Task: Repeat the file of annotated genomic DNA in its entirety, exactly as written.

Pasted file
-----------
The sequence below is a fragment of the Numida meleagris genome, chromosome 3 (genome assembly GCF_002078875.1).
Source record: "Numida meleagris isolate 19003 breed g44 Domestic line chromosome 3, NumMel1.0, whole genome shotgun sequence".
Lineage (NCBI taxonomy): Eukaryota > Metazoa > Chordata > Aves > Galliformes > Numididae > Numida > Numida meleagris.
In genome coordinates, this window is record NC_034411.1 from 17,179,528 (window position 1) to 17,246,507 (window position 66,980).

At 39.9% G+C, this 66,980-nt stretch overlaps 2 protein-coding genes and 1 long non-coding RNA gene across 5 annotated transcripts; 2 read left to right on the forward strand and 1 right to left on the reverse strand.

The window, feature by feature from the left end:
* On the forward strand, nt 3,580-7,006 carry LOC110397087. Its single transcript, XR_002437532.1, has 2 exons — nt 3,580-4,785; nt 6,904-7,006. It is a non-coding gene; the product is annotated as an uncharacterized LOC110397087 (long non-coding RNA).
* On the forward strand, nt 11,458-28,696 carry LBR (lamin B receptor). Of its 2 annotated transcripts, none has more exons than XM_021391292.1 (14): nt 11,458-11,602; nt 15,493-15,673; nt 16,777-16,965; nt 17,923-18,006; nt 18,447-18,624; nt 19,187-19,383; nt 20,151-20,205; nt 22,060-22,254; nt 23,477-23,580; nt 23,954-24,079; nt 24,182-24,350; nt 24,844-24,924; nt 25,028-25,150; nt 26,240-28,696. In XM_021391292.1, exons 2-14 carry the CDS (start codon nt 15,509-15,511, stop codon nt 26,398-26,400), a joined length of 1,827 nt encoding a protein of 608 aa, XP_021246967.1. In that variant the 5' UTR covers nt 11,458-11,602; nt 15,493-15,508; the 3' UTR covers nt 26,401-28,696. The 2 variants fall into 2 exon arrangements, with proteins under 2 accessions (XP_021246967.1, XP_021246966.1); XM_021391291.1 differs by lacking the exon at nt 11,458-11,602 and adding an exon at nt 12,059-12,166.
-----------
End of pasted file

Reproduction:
The sequence below is a fragment of the Numida meleagris genome, chromosome 3 (genome assembly GCF_002078875.1).
Source record: "Numida meleagris isolate 19003 breed g44 Domestic line chromosome 3, NumMel1.0, whole genome shotgun sequence".
Lineage (NCBI taxonomy): Eukaryota > Metazoa > Chordata > Aves > Galliformes > Numididae > Numida > Numida meleagris.
In genome coordinates, this window is record NC_034411.1 from 17,179,528 (window position 1) to 17,246,507 (window position 66,980).

At 39.9% G+C, this 66,980-nt stretch overlaps 2 protein-coding genes and 1 long non-coding RNA gene across 5 annotated transcripts; 2 read left to right on the forward strand and 1 right to left on the reverse strand.

The window, feature by feature from the left end:
* On the forward strand, nt 3,580-7,006 carry LOC110397087. Its single transcript, XR_002437532.1, has 2 exons — nt 3,580-4,785; nt 6,904-7,006. It is a non-coding gene; the product is annotated as an uncharacterized LOC110397087 (long non-coding RNA).
* On the forward strand, nt 11,458-28,696 carry LBR (lamin B receptor). Of its 2 annotated transcripts, none has more exons than XM_021391292.1 (14): nt 11,458-11,602; nt 15,493-15,673; nt 16,777-16,965; nt 17,923-18,006; nt 18,447-18,624; nt 19,187-19,383; nt 20,151-20,205; nt 22,060-22,254; nt 23,477-23,580; nt 23,954-24,079; nt 24,182-24,350; nt 24,844-24,924; nt 25,028-25,150; nt 26,240-28,696. In XM_021391292.1, exons 2-14 carry the CDS (start codon nt 15,509-15,511, stop codon nt 26,398-26,400), a joined length of 1,827 nt encoding a protein of 608 aa, XP_021246967.1. In that variant the 5' UTR covers nt 11,458-11,602; nt 15,493-15,508; the 3' UTR covers nt 26,401-28,696. The 2 variants fall into 2 exon arrangements, with proteins under 2 accessions (XP_021246967.1, XP_021246966.1); XM_021391291.1 differs by lacking the exon at nt 11,458-11,602 and adding an exon at nt 12,059-12,166.